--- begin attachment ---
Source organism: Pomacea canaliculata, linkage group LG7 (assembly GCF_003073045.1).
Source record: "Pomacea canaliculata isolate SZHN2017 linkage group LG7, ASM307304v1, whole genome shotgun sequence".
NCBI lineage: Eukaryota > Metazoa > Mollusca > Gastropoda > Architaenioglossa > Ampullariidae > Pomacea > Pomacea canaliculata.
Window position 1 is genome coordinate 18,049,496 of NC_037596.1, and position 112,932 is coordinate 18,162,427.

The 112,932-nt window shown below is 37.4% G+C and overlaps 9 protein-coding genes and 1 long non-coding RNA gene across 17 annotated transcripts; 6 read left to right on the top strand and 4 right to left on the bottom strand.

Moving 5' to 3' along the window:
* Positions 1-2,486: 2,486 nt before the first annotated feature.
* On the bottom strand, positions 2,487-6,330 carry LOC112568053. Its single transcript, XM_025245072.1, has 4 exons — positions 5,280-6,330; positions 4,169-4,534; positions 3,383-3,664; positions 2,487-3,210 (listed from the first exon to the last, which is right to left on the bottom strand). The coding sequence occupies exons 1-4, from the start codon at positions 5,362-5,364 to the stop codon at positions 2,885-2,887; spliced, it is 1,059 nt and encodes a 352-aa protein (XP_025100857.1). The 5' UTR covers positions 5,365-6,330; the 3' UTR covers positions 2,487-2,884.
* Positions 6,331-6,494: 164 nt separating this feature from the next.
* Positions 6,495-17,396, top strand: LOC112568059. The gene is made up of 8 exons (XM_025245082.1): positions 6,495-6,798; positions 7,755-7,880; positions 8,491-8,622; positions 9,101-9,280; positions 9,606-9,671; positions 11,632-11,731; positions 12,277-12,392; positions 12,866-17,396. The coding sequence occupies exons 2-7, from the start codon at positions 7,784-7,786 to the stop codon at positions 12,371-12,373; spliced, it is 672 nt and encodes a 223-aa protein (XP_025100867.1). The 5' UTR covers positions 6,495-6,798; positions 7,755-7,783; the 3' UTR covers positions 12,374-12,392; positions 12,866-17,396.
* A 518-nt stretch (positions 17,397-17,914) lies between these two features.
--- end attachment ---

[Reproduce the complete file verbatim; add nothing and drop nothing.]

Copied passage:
Source organism: Pomacea canaliculata, linkage group LG7 (assembly GCF_003073045.1).
Source record: "Pomacea canaliculata isolate SZHN2017 linkage group LG7, ASM307304v1, whole genome shotgun sequence".
NCBI lineage: Eukaryota > Metazoa > Mollusca > Gastropoda > Architaenioglossa > Ampullariidae > Pomacea > Pomacea canaliculata.
Window position 1 is genome coordinate 18,049,496 of NC_037596.1, and position 112,932 is coordinate 18,162,427.

The 112,932-nt window shown below is 37.4% G+C and overlaps 9 protein-coding genes and 1 long non-coding RNA gene across 17 annotated transcripts; 6 read left to right on the top strand and 4 right to left on the bottom strand.

Moving 5' to 3' along the window:
* Positions 1-2,486: 2,486 nt before the first annotated feature.
* On the bottom strand, positions 2,487-6,330 carry LOC112568053. Its single transcript, XM_025245072.1, has 4 exons — positions 5,280-6,330; positions 4,169-4,534; positions 3,383-3,664; positions 2,487-3,210 (listed from the first exon to the last, which is right to left on the bottom strand). The coding sequence occupies exons 1-4, from the start codon at positions 5,362-5,364 to the stop codon at positions 2,885-2,887; spliced, it is 1,059 nt and encodes a 352-aa protein (XP_025100857.1). The 5' UTR covers positions 5,365-6,330; the 3' UTR covers positions 2,487-2,884.
* Positions 6,331-6,494: 164 nt separating this feature from the next.
* Positions 6,495-17,396, top strand: LOC112568059. The gene is made up of 8 exons (XM_025245082.1): positions 6,495-6,798; positions 7,755-7,880; positions 8,491-8,622; positions 9,101-9,280; positions 9,606-9,671; positions 11,632-11,731; positions 12,277-12,392; positions 12,866-17,396. The coding sequence occupies exons 2-7, from the start codon at positions 7,784-7,786 to the stop codon at positions 12,371-12,373; spliced, it is 672 nt and encodes a 223-aa protein (XP_025100867.1). The 5' UTR covers positions 6,495-6,798; positions 7,755-7,783; the 3' UTR covers positions 12,374-12,392; positions 12,866-17,396.
* A 518-nt stretch (positions 17,397-17,914) lies between these two features.